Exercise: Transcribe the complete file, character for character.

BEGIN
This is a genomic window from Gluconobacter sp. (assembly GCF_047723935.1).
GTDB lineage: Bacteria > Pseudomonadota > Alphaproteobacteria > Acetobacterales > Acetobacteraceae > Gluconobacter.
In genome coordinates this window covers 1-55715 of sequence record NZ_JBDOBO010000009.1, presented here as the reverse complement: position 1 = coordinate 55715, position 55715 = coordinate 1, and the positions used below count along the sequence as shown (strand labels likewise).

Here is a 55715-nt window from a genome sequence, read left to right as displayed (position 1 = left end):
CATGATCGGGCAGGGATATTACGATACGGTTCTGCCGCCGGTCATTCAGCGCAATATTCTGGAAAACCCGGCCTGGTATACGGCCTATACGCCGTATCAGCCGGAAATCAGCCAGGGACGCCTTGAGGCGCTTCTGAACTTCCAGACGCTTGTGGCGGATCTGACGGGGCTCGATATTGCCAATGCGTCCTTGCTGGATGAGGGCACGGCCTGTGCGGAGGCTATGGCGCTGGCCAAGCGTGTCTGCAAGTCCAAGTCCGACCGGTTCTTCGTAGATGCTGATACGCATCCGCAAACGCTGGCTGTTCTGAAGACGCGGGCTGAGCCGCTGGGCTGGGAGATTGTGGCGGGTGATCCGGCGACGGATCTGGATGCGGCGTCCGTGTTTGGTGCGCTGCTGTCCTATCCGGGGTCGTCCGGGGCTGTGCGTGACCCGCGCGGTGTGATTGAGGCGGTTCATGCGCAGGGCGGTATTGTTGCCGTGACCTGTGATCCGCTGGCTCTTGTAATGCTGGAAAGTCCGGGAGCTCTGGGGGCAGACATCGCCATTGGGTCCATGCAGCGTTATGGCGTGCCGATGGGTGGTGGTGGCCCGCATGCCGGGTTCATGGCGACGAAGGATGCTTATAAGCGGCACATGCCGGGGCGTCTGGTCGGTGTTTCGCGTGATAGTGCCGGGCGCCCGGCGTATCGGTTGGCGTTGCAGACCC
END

This is a genomic window from Gluconobacter sp. (assembly GCF_047723935.1).
GTDB lineage: Bacteria > Pseudomonadota > Alphaproteobacteria > Acetobacterales > Acetobacteraceae > Gluconobacter.
In genome coordinates this window covers 1-55715 of sequence record NZ_JBDOBO010000009.1, presented here as the reverse complement: position 1 = coordinate 55715, position 55715 = coordinate 1, and the positions used below count along the sequence as shown (strand labels likewise).

Here is a 55715-nt window from a genome sequence, read left to right as displayed (position 1 = left end):
CATGATCGGGCAGGGATATTACGATACGGTTCTGCCGCCGGTCATTCAGCGCAATATTCTGGAAAACCCGGCCTGGTATACGGCCTATACGCCGTATCAGCCGGAAATCAGCCAGGGACGCCTTGAGGCGCTTCTGAACTTCCAGACGCTTGTGGCGGATCTGACGGGGCTCGATATTGCCAATGCGTCCTTGCTGGATGAGGGCACGGCCTGTGCGGAGGCTATGGCGCTGGCCAAGCGTGTCTGCAAGTCCAAGTCCGACCGGTTCTTCGTAGATGCTGATACGCATCCGCAAACGCTGGCTGTTCTGAAGACGCGGGCTGAGCCGCTGGGCTGGGAGATTGTGGCGGGTGATCCGGCGACGGATCTGGATGCGGCGTCCGTGTTTGGTGCGCTGCTGTCCTATCCGGGGTCGTCCGGGGCTGTGCGTGACCCGCGCGGTGTGATTGAGGCGGTTCATGCGCAGGGCGGTATTGTTGCCGTGACCTGTGATCCGCTGGCTCTTGTAATGCTGGAAAGTCCGGGAGCTCTGGGGGCAGACATCGCCATTGGGTCCATGCAGCGTTATGGCGTGCCGATGGGTGGTGGTGGCCCGCATGCCGGGTTCATGGCGACGAAGGATGCTTATAAGCGGCACATGCCGGGGCGTCTGGTCGGTGTTTCGCGTGATAGTGCCGGGCGCCCGGCGTATCGGTTGGCGTTGCAGACCC